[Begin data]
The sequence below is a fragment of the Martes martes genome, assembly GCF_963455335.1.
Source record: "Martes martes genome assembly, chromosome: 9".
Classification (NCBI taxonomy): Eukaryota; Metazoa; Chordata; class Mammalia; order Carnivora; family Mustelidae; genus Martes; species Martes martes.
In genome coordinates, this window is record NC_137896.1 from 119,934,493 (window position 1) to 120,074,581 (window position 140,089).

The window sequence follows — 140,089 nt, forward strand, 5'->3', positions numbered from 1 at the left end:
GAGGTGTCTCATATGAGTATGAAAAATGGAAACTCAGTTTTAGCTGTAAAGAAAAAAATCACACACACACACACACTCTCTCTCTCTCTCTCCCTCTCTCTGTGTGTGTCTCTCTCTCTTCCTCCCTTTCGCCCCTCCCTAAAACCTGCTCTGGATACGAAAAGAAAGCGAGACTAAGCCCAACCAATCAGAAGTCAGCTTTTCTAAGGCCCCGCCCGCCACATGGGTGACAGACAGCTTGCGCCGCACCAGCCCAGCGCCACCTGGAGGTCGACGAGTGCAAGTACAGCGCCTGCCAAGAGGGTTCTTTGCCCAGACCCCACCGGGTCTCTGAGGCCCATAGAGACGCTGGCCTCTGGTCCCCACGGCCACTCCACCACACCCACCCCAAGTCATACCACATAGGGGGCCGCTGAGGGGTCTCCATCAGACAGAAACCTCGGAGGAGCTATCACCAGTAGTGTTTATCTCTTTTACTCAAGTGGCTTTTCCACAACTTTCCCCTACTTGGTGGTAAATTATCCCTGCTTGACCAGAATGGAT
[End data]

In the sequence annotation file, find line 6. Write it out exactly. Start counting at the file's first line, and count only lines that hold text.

GAGGTGTCTCATATGAGTATGAAAAATGGAAACTCAGTTTTAGCTGTAAAGAAAAAAATCACACACACACACACACTCTCTCTCTCTCTCTCCCTCTCTCTGTGTGTGTCTCTCTCTCTTCCTCCCTTTCGCCCCTCCCTAAAACCTGCTCTGGATACGAAAAGAAAGCGAGACTAAGCCCAACCAATCAGAAGTCAGCTTTTCTAAGGCCCCGCCCGCCACATGGGTGACAGACAGCTTGCGCCGCACCAGCCCAGCGCCACCTGGAGGTCGACGAGTGCAAGTACAGCGCCTGCCAAGAGGGTTCTTTGCCCAGACCCCACCGGGTCTCTGAGGCCCATAGAGACGCTGGCCTCTGGTCCCCACGGCCACTCCACCACACCCACCCCAAGTCATACCACATAGGGGGCCGCTGAGGGGTCTCCATCAGACAGAAACCTCGGAGGAGCTATCACCAGTAGTGTTTATCTCTTTTACTCAAGTGGCTTTTCCACAACTTTCCCCTACTTGGTGGTAAATTATCCCTGCTTGACCAGAATGGAT